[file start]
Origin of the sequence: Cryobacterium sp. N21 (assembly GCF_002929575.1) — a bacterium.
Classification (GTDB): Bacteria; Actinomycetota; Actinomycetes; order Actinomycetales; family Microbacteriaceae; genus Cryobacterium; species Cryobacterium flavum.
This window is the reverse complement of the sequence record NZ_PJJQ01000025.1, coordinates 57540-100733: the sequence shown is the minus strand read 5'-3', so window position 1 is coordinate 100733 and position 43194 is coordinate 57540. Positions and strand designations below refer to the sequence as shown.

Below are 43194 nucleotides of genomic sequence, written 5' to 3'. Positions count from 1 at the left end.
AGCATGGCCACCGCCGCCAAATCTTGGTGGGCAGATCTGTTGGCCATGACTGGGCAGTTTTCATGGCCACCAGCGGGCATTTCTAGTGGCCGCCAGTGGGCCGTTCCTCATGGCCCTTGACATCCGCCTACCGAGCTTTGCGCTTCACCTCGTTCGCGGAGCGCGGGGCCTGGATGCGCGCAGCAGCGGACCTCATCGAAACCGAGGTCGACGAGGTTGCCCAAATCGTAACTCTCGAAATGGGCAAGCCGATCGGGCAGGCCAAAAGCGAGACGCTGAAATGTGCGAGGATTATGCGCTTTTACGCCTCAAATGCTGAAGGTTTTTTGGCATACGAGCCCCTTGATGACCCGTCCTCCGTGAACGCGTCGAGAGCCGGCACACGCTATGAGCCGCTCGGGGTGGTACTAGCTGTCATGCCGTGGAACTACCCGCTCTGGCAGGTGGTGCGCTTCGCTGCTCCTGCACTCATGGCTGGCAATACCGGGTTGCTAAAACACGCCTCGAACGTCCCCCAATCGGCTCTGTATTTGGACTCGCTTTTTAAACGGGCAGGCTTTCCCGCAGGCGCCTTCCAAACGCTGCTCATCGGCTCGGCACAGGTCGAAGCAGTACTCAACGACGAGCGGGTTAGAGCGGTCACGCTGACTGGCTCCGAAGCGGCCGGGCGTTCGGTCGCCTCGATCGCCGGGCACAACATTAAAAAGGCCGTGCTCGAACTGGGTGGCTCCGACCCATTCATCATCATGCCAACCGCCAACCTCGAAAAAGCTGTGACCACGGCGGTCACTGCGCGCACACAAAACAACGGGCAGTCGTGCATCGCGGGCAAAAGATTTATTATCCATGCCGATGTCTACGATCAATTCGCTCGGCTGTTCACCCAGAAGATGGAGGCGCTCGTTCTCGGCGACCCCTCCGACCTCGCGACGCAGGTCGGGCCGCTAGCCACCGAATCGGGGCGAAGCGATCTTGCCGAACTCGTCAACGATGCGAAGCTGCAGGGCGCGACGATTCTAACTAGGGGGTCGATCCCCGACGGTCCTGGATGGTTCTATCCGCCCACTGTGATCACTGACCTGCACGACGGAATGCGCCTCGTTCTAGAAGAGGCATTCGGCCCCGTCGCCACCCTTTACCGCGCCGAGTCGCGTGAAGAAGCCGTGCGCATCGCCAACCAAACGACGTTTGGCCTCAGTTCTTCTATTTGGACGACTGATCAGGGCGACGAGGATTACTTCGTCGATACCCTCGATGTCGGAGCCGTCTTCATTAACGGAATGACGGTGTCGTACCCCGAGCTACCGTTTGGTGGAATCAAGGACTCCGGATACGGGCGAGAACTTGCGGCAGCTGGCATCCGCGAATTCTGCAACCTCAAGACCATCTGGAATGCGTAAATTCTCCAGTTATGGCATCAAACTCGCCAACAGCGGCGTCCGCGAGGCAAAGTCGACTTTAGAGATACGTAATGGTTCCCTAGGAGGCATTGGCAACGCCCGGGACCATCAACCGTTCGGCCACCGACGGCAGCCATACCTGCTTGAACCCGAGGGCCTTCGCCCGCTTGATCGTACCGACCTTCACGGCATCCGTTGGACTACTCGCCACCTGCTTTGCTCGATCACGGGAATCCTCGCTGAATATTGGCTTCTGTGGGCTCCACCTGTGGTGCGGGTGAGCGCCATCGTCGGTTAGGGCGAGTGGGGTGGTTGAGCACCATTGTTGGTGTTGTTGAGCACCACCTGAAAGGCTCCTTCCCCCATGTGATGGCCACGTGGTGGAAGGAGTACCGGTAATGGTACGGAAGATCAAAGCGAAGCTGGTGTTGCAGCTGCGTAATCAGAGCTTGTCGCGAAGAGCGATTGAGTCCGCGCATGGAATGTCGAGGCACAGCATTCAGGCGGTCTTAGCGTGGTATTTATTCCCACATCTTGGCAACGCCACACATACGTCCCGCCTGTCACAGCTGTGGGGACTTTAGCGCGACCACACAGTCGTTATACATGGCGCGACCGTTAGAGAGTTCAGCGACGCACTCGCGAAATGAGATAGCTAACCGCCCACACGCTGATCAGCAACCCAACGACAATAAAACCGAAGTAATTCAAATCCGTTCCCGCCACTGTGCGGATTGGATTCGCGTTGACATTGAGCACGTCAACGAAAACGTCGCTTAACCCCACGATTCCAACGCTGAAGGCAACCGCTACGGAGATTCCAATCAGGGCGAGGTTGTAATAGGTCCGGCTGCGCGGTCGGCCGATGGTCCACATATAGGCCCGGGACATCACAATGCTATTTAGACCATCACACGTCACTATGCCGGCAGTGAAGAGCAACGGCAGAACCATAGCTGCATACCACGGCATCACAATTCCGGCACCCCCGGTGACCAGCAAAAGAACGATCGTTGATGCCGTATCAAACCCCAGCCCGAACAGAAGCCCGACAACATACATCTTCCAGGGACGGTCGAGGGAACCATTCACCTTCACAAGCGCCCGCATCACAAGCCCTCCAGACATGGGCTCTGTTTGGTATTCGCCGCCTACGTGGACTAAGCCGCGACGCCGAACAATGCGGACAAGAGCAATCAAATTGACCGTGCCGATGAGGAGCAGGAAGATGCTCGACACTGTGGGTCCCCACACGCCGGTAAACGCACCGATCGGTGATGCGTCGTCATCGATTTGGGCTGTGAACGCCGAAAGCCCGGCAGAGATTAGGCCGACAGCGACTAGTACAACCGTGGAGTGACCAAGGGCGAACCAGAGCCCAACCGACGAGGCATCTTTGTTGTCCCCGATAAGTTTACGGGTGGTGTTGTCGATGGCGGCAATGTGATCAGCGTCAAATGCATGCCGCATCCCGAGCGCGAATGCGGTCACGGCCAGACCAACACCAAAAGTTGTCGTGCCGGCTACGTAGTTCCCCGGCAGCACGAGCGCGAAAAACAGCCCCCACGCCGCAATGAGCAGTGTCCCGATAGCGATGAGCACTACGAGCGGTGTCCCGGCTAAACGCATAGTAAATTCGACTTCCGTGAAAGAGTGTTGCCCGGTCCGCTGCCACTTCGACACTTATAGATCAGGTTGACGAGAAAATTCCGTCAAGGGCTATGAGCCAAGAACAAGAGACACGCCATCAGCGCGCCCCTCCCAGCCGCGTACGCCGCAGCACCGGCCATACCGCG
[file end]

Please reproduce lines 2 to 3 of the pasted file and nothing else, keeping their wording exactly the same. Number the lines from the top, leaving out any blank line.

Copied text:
Classification (GTDB): Bacteria; Actinomycetota; Actinomycetes; order Actinomycetales; family Microbacteriaceae; genus Cryobacterium; species Cryobacterium flavum.
This window is the reverse complement of the sequence record NZ_PJJQ01000025.1, coordinates 57540-100733: the sequence shown is the minus strand read 5'-3', so window position 1 is coordinate 100733 and position 43194 is coordinate 57540. Positions and strand designations below refer to the sequence as shown.